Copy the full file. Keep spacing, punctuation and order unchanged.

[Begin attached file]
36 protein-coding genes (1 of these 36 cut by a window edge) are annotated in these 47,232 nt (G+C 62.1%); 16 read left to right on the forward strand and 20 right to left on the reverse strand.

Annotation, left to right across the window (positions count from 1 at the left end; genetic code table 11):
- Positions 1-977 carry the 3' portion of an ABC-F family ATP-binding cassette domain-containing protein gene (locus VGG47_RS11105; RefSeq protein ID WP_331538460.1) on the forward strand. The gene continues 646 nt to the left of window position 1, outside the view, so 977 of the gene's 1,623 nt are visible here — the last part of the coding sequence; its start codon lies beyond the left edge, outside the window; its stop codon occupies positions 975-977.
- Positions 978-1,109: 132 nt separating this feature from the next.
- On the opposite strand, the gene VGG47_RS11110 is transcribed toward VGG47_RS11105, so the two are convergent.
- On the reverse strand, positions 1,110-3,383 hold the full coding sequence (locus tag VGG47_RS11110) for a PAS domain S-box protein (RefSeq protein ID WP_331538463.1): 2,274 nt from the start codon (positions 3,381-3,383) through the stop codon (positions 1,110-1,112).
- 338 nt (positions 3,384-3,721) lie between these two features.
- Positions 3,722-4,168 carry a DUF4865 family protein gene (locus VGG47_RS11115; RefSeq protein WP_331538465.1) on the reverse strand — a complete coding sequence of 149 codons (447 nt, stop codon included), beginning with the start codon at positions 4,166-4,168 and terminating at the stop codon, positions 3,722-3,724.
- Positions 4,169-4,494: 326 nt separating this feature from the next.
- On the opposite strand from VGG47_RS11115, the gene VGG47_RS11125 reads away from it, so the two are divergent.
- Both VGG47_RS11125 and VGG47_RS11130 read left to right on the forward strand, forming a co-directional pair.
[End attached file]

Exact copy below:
36 protein-coding genes (1 of these 36 cut by a window edge) are annotated in these 47,232 nt (G+C 62.1%); 16 read left to right on the forward strand and 20 right to left on the reverse strand.

Annotation, left to right across the window (positions count from 1 at the left end; genetic code table 11):
- Positions 1-977 carry the 3' portion of an ABC-F family ATP-binding cassette domain-containing protein gene (locus VGG47_RS11105; RefSeq protein ID WP_331538460.1) on the forward strand. The gene continues 646 nt to the left of window position 1, outside the view, so 977 of the gene's 1,623 nt are visible here — the last part of the coding sequence; its start codon lies beyond the left edge, outside the window; its stop codon occupies positions 975-977.
- Positions 978-1,109: 132 nt separating this feature from the next.
- On the opposite strand, the gene VGG47_RS11110 is transcribed toward VGG47_RS11105, so the two are convergent.
- On the reverse strand, positions 1,110-3,383 hold the full coding sequence (locus tag VGG47_RS11110) for a PAS domain S-box protein (RefSeq protein ID WP_331538463.1): 2,274 nt from the start codon (positions 3,381-3,383) through the stop codon (positions 1,110-1,112).
- 338 nt (positions 3,384-3,721) lie between these two features.
- Positions 3,722-4,168 carry a DUF4865 family protein gene (locus VGG47_RS11115; RefSeq protein WP_331538465.1) on the reverse strand — a complete coding sequence of 149 codons (447 nt, stop codon included), beginning with the start codon at positions 4,166-4,168 and terminating at the stop codon, positions 3,722-3,724.
- Positions 4,169-4,494: 326 nt separating this feature from the next.
- On the opposite strand from VGG47_RS11115, the gene VGG47_RS11125 reads away from it, so the two are divergent.
- Both VGG47_RS11125 and VGG47_RS11130 read left to right on the forward strand, forming a co-directional pair.